IIHS research found that front crash prevention systems with both forward collision warning and automatic emergency braking cut rear-end crashes by 50%. By 2025, OEMs will be including AEB systems on larger Class 2 vehicles as well.  -  Photo: Canva

IIHS research found that front crash prevention systems with both forward collision warning and automatic emergency braking cut rear-end crashes by 50%. By 2025, OEMs will be including AEB systems on larger Class 2 vehicles as well.

Photo: Canva

Mitsubishi, Nissan/Infiniti, and Stellantis are the three latest automakers to fulfill a voluntary pledge to equip the bulk of the light vehicles they produce for the U.S. market with automatic emergency braking (AEB), according to IIHS.

Specifically, all three manufacturers have now installed AEB on over 95% of the vehicles produced between Sept. 1, 2021, and Aug. 31, 2022, joining 12 automakers that fulfilled the voluntary commitment in previous years. These include Audi, BMW, Ford/Lincoln, Honda/Acura, Hyundai/Genesis, Mazda, Mercedes-Benz, Subaru, Tesla, Toyota/Lexus, Volkswagen, and Volvo that have crossed the finish line early.

In 2016, the Insurance Institute for Highway Safety (IIHS) and the National Highway Traffic Safety Administration (NHTSA) joined forces to broker the AEB commitment with 20 automakers. Each manufacturer pledged to outfit at least 95% of their light-duty cars and trucks with the crash avoidance technology by the production year that just began on Sept. 1, 2022. Light-duty vehicles are those with a gross vehicle weight rating of 8,500 pounds or less.

IIHS expects the voluntary commitment to prevent 42,000 crashes and 20,000 injuries by 2025. The estimate is based on IIHS research that found that front crash prevention systems with both forward collision warning and automatic emergency braking cut rear-end crashes by half.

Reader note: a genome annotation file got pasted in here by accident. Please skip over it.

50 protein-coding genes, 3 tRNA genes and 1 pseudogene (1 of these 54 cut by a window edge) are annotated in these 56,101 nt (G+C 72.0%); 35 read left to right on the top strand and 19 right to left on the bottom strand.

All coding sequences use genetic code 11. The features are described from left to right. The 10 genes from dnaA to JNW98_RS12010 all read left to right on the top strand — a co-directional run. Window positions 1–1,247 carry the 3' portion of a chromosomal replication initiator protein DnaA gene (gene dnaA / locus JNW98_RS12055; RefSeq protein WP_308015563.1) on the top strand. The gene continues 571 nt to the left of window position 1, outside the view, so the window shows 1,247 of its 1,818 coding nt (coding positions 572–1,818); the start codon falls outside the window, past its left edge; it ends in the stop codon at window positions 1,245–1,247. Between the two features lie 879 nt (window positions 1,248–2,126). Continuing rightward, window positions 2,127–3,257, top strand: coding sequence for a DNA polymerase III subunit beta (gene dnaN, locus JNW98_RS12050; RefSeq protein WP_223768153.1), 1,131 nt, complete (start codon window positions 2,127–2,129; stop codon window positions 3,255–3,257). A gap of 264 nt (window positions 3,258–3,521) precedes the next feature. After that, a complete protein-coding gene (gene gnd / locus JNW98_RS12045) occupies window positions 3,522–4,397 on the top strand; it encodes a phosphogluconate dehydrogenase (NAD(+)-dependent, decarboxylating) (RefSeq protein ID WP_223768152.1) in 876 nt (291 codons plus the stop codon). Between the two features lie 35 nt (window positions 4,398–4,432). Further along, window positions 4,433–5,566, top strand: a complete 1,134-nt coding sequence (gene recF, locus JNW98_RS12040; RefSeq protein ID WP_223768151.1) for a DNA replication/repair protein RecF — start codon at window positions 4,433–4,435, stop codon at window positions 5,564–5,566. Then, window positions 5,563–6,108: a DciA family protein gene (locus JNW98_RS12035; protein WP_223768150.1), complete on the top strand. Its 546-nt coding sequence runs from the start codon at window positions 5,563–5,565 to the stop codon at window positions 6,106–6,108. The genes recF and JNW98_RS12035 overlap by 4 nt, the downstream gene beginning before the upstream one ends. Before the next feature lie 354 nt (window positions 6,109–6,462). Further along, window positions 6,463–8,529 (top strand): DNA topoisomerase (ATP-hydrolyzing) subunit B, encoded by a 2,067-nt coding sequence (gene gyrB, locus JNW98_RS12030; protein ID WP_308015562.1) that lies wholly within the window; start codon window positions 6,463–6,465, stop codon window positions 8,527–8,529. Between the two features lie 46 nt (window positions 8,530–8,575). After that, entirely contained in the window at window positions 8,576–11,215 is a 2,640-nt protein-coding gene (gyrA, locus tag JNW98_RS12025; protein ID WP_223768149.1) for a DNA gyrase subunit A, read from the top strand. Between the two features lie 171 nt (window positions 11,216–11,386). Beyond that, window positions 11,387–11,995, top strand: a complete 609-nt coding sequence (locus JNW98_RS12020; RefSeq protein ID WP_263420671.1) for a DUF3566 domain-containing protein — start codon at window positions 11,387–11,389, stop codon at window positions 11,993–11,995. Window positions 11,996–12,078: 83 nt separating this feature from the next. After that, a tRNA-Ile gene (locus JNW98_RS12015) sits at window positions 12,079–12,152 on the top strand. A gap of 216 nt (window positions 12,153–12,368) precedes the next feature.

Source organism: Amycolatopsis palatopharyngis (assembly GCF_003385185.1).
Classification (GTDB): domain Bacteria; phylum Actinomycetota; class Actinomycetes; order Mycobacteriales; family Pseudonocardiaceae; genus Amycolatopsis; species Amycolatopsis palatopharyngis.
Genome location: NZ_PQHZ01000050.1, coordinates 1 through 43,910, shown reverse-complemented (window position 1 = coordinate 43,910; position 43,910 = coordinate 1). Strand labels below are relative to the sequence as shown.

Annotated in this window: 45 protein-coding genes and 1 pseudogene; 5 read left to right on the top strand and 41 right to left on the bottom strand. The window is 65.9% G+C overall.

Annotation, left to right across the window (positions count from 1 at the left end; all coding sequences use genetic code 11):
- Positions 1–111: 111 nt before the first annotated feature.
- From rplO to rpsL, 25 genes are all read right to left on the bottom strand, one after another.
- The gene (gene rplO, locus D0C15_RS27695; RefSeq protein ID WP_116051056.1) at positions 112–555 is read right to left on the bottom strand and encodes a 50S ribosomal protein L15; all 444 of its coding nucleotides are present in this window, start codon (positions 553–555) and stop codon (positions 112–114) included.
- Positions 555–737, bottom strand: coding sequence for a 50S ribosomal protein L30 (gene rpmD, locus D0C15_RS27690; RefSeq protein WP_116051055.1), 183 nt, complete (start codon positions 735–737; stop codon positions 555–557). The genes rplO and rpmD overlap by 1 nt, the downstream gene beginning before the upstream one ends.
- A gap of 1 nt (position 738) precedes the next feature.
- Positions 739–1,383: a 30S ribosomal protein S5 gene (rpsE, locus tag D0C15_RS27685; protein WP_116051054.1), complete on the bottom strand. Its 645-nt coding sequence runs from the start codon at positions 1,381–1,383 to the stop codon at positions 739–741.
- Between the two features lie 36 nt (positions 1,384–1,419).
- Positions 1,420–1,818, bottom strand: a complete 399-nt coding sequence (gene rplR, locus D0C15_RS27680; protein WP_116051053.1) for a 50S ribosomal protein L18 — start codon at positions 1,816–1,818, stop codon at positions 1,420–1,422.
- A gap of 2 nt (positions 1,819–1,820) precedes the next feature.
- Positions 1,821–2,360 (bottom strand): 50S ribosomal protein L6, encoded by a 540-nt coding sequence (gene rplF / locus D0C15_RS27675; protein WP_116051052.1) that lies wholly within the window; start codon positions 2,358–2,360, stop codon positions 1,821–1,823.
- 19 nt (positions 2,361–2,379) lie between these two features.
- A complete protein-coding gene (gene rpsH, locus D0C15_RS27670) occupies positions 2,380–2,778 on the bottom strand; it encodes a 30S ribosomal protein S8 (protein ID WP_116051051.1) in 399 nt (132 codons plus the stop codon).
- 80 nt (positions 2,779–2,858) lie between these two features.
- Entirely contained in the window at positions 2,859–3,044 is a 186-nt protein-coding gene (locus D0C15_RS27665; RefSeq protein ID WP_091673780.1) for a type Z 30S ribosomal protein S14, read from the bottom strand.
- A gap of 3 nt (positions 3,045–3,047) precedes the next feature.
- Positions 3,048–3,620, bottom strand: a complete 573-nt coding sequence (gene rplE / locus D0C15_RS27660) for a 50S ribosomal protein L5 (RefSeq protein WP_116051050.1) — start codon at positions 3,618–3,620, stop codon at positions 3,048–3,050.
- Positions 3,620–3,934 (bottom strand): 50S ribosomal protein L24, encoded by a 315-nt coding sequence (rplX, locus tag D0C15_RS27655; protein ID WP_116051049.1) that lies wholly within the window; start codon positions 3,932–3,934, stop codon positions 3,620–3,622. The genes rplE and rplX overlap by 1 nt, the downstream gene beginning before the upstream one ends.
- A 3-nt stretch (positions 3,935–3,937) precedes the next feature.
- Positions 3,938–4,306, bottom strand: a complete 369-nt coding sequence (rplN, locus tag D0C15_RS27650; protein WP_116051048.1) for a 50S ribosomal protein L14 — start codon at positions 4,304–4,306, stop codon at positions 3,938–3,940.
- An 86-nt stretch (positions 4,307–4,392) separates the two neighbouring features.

To fulfill their commitment, manufacturers must attest that the AEB system on their vehicles meets certain performance standards. The forward collision warning feature must meet a subset of NHTSA’s current 5-Star Safety Ratings program requirements on the timing of driver alerts. The AEB must earn at least an advanced rating in the IIHS vehicle-to-vehicle front crash prevention evaluation. To earn that rating, the system must slow the vehicle by at least 10 mph in either the 12 or 25 mph test or 5 mph in both tests.

AEB is a critical safety technology, and now more vehicles will have it — whether a buyer is shopping for it or not. Moreover, many of the AEB systems provide additional capabilities like pedestrian detection and the ability to function at highway speeds — offering all roadway users even more lifesaving benefits.

Along with the pledge to equip light-duty vehicles with AEB, automakers committed to installing the technology on vehicles with a gross vehicle weight rating of 8,501-10,000 pounds on a slightly longer timeline, by the production year that begins Sept. 1, 2025.

Five automakers reported producing vehicles in that range for the U.S. market in the most recent year. Among them, Nissan reported 100% were equipped with AEB, Ford 76%, and Stellantis 34%. Mercedes-Benz reported that none of its heavier vehicles were equipped with AEB, and General Motors did not report a percentage of equipped vehicles in this weight class.

Originally posted on Automotive Fleet

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